Bog Man of Cashel 'Was a Sacrificed King'

Article excerpt

Byline: Warren Swords

THE DISCOVERY of the 'Cashel Man' bog body has led researchers to believe that bog bodies are those of kings who were sacrificed to appease gods.

A new documentary sheds light on the body found in an Irish bog in 2011, with a research team suggesting that the phenomenon of ritual sacrifice may have begun in Ireland and then spread to other areas in Europe including Britain and Scandinavia.

Following a forensic investigation lasting two years, the team, led by National Museum of Ireland keeper of antiquities Ned Kelly and State pathologist Dr Marie Cassidy, arrived at the astonishing new theory on the bog bodies.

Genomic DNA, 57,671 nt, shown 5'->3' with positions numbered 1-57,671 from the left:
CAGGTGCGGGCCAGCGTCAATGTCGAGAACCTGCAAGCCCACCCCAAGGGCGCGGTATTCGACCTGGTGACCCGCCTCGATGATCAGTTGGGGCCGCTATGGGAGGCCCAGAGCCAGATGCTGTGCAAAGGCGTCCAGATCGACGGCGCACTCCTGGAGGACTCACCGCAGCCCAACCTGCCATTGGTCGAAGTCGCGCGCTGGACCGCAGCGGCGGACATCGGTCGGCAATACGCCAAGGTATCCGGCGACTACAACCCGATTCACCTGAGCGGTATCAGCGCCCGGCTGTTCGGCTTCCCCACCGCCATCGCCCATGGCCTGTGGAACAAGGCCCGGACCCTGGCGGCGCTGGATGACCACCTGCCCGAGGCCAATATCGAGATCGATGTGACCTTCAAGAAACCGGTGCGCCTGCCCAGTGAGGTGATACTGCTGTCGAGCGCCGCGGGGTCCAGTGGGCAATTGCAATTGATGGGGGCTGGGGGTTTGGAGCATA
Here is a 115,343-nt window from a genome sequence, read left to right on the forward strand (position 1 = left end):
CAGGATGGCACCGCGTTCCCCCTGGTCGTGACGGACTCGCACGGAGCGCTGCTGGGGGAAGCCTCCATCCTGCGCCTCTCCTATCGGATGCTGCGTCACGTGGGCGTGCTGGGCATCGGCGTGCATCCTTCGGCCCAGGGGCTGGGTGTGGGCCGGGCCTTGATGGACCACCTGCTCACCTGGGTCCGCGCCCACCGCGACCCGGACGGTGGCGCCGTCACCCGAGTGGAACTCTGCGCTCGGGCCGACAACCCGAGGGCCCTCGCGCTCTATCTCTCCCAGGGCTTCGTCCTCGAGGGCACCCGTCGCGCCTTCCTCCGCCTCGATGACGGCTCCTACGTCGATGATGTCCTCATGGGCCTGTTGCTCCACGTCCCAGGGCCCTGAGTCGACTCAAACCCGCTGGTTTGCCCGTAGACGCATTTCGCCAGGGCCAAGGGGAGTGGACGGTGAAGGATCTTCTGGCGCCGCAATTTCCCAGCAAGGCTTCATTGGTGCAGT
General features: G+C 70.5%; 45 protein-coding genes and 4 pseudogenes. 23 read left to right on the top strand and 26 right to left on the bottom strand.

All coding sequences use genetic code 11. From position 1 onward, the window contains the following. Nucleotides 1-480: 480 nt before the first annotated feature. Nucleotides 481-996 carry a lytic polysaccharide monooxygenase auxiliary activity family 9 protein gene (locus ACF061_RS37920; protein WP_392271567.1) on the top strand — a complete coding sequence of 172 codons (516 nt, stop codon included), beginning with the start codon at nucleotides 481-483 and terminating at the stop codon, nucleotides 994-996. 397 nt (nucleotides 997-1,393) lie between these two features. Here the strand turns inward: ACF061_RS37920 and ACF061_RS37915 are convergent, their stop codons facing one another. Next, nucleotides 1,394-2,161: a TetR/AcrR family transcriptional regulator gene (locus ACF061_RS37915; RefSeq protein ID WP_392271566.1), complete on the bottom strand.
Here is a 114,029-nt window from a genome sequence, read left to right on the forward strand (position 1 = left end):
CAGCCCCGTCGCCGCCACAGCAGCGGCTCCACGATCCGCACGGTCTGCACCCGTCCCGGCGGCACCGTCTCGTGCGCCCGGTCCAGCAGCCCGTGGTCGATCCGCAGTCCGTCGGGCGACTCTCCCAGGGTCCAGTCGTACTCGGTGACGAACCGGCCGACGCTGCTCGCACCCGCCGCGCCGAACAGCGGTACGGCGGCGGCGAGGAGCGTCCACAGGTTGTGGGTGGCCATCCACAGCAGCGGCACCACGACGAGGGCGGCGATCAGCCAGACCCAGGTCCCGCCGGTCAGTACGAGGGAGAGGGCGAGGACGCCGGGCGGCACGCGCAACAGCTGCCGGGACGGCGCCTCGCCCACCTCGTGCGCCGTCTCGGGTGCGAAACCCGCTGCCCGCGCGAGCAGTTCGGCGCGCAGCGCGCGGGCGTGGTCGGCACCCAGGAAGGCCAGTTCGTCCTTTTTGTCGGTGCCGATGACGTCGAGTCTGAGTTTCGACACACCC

The team's research on the 4,000-year-old 'Cashel Man' is the subject of a BBC documentary which follows the investigation of the body and asks if the king was ritually killed in response to the changing climate in Ireland at the time.

Speaking to the Irish Mail on Sunday, Mr Kelly said all the evidence gathered so far suggests that Cashel Man was a king.

'The Cashel bog body has demonstrated that the ritual of human sacrifice and deposition in bogs in Ireland extends back to the beginning of the Bronze Age and that it is something that took place over a period of about 2,500 years.

'All of the prehistoric dated bog bodies are those of young adult males between the ages of 25 and 40, or thereabouts. The evidence suggests to me that these men are high-born, that in fact they are the kings of territories who have been ritually killed because of perceived failures in their kingship. …